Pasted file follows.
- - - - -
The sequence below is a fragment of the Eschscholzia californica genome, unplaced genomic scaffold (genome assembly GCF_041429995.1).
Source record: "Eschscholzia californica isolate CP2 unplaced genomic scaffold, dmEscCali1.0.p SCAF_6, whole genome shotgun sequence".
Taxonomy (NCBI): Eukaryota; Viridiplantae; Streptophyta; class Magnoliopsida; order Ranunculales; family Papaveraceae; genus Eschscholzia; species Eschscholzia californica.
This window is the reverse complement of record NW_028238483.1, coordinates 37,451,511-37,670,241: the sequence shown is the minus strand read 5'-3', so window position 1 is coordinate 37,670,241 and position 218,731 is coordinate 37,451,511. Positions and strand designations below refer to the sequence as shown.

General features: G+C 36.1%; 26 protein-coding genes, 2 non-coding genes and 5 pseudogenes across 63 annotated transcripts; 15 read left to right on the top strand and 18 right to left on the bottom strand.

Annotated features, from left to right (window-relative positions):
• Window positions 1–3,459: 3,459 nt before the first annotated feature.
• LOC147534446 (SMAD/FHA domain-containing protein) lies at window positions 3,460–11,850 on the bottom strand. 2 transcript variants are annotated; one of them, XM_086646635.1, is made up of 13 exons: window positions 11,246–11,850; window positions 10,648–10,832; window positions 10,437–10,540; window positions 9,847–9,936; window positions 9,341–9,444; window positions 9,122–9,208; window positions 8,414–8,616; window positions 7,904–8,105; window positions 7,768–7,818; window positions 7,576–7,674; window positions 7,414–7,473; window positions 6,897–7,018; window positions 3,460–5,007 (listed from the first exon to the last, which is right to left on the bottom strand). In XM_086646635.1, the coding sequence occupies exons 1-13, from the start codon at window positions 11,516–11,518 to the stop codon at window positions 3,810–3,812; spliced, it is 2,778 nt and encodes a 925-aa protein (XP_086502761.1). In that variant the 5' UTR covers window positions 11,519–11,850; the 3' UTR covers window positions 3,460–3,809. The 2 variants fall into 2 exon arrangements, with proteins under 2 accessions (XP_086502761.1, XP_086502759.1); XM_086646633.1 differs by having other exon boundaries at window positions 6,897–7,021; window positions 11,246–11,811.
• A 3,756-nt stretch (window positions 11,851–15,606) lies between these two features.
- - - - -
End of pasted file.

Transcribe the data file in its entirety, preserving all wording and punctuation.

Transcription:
The sequence below is a fragment of the Eschscholzia californica genome, unplaced genomic scaffold (genome assembly GCF_041429995.1).
Source record: "Eschscholzia californica isolate CP2 unplaced genomic scaffold, dmEscCali1.0.p SCAF_6, whole genome shotgun sequence".
Taxonomy (NCBI): Eukaryota; Viridiplantae; Streptophyta; class Magnoliopsida; order Ranunculales; family Papaveraceae; genus Eschscholzia; species Eschscholzia californica.
This window is the reverse complement of record NW_028238483.1, coordinates 37,451,511-37,670,241: the sequence shown is the minus strand read 5'-3', so window position 1 is coordinate 37,670,241 and position 218,731 is coordinate 37,451,511. Positions and strand designations below refer to the sequence as shown.

General features: G+C 36.1%; 26 protein-coding genes, 2 non-coding genes and 5 pseudogenes across 63 annotated transcripts; 15 read left to right on the top strand and 18 right to left on the bottom strand.

Annotated features, from left to right (window-relative positions):
• Window positions 1–3,459: 3,459 nt before the first annotated feature.
• LOC147534446 (SMAD/FHA domain-containing protein) lies at window positions 3,460–11,850 on the bottom strand. 2 transcript variants are annotated; one of them, XM_086646635.1, is made up of 13 exons: window positions 11,246–11,850; window positions 10,648–10,832; window positions 10,437–10,540; window positions 9,847–9,936; window positions 9,341–9,444; window positions 9,122–9,208; window positions 8,414–8,616; window positions 7,904–8,105; window positions 7,768–7,818; window positions 7,576–7,674; window positions 7,414–7,473; window positions 6,897–7,018; window positions 3,460–5,007 (listed from the first exon to the last, which is right to left on the bottom strand). In XM_086646635.1, the coding sequence occupies exons 1-13, from the start codon at window positions 11,516–11,518 to the stop codon at window positions 3,810–3,812; spliced, it is 2,778 nt and encodes a 925-aa protein (XP_086502761.1). In that variant the 5' UTR covers window positions 11,519–11,850; the 3' UTR covers window positions 3,460–3,809. The 2 variants fall into 2 exon arrangements, with proteins under 2 accessions (XP_086502761.1, XP_086502759.1); XM_086646633.1 differs by having other exon boundaries at window positions 6,897–7,021; window positions 11,246–11,811.
• A 3,756-nt stretch (window positions 11,851–15,606) lies between these two features.